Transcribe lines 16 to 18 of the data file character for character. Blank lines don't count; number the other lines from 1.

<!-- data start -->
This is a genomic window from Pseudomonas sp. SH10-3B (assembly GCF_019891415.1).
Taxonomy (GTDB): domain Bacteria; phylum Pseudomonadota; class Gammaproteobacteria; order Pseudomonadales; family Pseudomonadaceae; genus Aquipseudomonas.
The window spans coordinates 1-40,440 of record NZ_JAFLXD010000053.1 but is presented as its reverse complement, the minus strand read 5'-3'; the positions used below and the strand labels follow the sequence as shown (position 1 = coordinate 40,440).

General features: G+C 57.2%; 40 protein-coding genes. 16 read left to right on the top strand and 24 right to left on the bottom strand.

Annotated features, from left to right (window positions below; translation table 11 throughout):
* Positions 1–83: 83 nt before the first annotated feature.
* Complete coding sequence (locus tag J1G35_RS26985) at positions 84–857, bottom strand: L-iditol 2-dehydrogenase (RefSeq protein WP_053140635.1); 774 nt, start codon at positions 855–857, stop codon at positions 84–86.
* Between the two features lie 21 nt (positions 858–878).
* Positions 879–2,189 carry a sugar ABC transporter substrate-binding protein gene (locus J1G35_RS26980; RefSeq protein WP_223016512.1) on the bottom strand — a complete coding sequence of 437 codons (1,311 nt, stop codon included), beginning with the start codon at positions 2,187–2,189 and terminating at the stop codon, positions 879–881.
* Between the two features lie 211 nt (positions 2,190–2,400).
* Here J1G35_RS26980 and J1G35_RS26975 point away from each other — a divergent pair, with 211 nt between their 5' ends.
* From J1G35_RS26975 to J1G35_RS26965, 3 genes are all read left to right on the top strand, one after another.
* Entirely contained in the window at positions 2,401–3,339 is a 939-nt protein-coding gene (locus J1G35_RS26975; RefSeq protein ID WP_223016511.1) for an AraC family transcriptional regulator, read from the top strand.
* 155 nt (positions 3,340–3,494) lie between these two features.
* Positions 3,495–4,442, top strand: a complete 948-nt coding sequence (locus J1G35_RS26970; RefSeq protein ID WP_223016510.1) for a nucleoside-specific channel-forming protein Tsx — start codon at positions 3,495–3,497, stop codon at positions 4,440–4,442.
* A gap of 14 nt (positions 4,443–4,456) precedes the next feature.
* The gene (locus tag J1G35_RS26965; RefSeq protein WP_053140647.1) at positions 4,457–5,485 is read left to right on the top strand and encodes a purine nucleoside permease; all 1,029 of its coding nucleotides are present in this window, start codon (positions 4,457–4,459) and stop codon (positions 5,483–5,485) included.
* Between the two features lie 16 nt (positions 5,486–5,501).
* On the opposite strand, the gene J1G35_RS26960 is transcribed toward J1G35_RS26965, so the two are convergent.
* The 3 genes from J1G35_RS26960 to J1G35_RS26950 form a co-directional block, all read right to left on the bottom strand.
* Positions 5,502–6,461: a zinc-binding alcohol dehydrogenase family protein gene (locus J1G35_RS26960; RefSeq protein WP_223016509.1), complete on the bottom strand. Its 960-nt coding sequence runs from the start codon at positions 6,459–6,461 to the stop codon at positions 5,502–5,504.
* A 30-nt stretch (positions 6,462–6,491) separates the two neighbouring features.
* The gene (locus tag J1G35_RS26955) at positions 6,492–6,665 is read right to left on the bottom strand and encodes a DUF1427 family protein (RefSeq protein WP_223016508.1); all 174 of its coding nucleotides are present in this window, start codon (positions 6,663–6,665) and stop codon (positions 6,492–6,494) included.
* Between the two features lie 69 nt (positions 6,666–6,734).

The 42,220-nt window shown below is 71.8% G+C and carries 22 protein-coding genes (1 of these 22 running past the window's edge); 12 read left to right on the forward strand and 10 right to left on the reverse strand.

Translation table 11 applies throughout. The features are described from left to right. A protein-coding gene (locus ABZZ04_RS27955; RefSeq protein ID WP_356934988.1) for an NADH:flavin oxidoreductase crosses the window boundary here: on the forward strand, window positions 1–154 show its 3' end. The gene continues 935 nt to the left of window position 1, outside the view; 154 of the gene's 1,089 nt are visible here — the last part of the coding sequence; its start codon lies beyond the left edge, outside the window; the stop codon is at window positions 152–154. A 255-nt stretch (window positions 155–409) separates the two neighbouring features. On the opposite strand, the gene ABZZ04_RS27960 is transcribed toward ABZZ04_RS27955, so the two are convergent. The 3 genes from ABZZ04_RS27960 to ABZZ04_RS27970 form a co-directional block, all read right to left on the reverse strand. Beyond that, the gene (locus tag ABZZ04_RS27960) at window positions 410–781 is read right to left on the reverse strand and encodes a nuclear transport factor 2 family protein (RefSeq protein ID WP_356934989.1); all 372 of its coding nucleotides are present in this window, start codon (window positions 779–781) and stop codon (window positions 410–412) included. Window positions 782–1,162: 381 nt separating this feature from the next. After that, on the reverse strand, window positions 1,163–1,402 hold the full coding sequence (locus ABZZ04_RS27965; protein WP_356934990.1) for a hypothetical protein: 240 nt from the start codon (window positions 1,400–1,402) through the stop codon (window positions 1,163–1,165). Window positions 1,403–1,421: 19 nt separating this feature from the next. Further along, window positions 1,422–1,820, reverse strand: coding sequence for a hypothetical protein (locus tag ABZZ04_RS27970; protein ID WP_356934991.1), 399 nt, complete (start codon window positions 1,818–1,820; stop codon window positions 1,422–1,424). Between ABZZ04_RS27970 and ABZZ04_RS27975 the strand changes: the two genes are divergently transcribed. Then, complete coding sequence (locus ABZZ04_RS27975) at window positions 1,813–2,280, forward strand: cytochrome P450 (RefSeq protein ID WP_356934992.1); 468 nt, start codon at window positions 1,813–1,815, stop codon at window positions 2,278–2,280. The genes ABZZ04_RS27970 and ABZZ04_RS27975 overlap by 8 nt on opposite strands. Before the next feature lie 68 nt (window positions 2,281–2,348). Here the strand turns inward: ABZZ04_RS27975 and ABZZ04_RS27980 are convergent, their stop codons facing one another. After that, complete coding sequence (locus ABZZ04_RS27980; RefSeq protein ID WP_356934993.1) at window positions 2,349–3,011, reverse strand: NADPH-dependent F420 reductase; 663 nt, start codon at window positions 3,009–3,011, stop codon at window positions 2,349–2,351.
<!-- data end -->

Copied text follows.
* A gap of 14 nt (positions 4,443–4,456) precedes the next feature.
* The gene (locus tag J1G35_RS26965; RefSeq protein WP_053140647.1) at positions 4,457–5,485 is read left to right on the top strand and encodes a purine nucleoside permease; all 1,029 of its coding nucleotides are present in this window, start codon (positions 4,457–4,459) and stop codon (positions 5,483–5,485) included.
* Between the two features lie 16 nt (positions 5,486–5,501).